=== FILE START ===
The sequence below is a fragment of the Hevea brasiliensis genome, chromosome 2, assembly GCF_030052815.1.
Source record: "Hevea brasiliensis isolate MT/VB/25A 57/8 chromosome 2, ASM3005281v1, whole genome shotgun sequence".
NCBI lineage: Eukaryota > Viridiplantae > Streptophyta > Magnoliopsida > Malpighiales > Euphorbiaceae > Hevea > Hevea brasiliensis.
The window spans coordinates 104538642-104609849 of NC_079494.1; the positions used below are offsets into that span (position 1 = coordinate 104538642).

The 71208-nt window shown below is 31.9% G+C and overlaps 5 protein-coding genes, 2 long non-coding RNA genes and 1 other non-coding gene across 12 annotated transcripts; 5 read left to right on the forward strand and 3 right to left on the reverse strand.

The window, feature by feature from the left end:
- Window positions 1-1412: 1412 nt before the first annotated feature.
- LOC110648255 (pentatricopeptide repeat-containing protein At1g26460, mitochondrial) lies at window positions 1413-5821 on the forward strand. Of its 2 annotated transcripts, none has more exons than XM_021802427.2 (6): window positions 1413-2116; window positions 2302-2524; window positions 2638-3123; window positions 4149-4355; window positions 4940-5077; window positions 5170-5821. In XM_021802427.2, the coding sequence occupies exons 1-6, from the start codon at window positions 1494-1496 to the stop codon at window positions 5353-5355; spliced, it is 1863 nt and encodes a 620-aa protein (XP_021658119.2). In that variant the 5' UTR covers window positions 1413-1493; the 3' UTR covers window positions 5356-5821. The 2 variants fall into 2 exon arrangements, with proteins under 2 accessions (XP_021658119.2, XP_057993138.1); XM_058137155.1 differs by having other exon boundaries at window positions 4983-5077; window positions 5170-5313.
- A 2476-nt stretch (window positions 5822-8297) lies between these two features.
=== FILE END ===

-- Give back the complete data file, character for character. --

The sequence below is a fragment of the Hevea brasiliensis genome, chromosome 2, assembly GCF_030052815.1.
Source record: "Hevea brasiliensis isolate MT/VB/25A 57/8 chromosome 2, ASM3005281v1, whole genome shotgun sequence".
NCBI lineage: Eukaryota > Viridiplantae > Streptophyta > Magnoliopsida > Malpighiales > Euphorbiaceae > Hevea > Hevea brasiliensis.
The window spans coordinates 104538642-104609849 of NC_079494.1; the positions used below are offsets into that span (position 1 = coordinate 104538642).

The 71208-nt window shown below is 31.9% G+C and overlaps 5 protein-coding genes, 2 long non-coding RNA genes and 1 other non-coding gene across 12 annotated transcripts; 5 read left to right on the forward strand and 3 right to left on the reverse strand.

The window, feature by feature from the left end:
- Window positions 1-1412: 1412 nt before the first annotated feature.
- LOC110648255 (pentatricopeptide repeat-containing protein At1g26460, mitochondrial) lies at window positions 1413-5821 on the forward strand. Of its 2 annotated transcripts, none has more exons than XM_021802427.2 (6): window positions 1413-2116; window positions 2302-2524; window positions 2638-3123; window positions 4149-4355; window positions 4940-5077; window positions 5170-5821. In XM_021802427.2, the coding sequence occupies exons 1-6, from the start codon at window positions 1494-1496 to the stop codon at window positions 5353-5355; spliced, it is 1863 nt and encodes a 620-aa protein (XP_021658119.2). In that variant the 5' UTR covers window positions 1413-1493; the 3' UTR covers window positions 5356-5821. The 2 variants fall into 2 exon arrangements, with proteins under 2 accessions (XP_021658119.2, XP_057993138.1); XM_058137155.1 differs by having other exon boundaries at window positions 4983-5077; window positions 5170-5313.
- A 2476-nt stretch (window positions 5822-8297) lies between these two features.